WASHINGTON (AP) — A top Postal Service official says the agency isn't "writing off" first-class mail.
It's slowing down delivery of first-class mail, meaning mailers can no longer expect next-day delivery in nearby communities. The timetable will now be two to three days.
Postal Service vice president David Williams says the agency is "responding to the current market conditions" and putting itself in a position to "respond to future changes."
It's planning to move quickly to close 252 mail processing centers -- a move that's expected to eliminate about 28,000 jobs nationwide.
Williams says the cost-cutting is necessary as more people turn to the Internet for email communications and bill payments. First class mail volume is expected to drop by roughly half by the year 2020.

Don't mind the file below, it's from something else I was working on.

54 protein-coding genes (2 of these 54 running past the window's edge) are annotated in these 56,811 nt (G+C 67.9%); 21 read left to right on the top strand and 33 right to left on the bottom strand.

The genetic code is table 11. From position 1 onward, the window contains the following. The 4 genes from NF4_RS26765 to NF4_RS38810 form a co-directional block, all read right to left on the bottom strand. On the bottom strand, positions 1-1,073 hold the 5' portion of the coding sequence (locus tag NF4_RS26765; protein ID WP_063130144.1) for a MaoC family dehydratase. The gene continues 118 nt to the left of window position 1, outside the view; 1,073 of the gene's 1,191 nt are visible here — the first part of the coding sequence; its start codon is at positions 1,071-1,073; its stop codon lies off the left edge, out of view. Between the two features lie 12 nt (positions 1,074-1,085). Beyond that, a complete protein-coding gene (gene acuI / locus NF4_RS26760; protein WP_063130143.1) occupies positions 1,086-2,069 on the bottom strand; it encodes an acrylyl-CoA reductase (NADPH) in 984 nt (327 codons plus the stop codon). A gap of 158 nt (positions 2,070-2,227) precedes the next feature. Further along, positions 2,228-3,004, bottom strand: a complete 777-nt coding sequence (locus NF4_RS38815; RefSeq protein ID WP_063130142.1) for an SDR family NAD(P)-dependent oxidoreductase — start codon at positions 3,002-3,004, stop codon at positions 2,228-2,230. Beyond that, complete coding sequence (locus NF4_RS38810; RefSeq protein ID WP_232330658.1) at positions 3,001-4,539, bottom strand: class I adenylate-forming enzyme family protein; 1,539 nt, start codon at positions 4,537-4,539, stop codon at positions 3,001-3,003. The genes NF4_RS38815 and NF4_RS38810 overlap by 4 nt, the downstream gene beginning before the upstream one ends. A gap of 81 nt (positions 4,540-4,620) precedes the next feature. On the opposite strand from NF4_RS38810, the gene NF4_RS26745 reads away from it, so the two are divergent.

The post office has already announced a 1-cent increase in first-class mail to 45 cents beginning next month.
It's facing imminent default this month on a $5.5 billion annual payment to the Treasury for retiree health benefits. The Postal Service has said it needs to make cuts of $20 billion by 2015 to be profitable.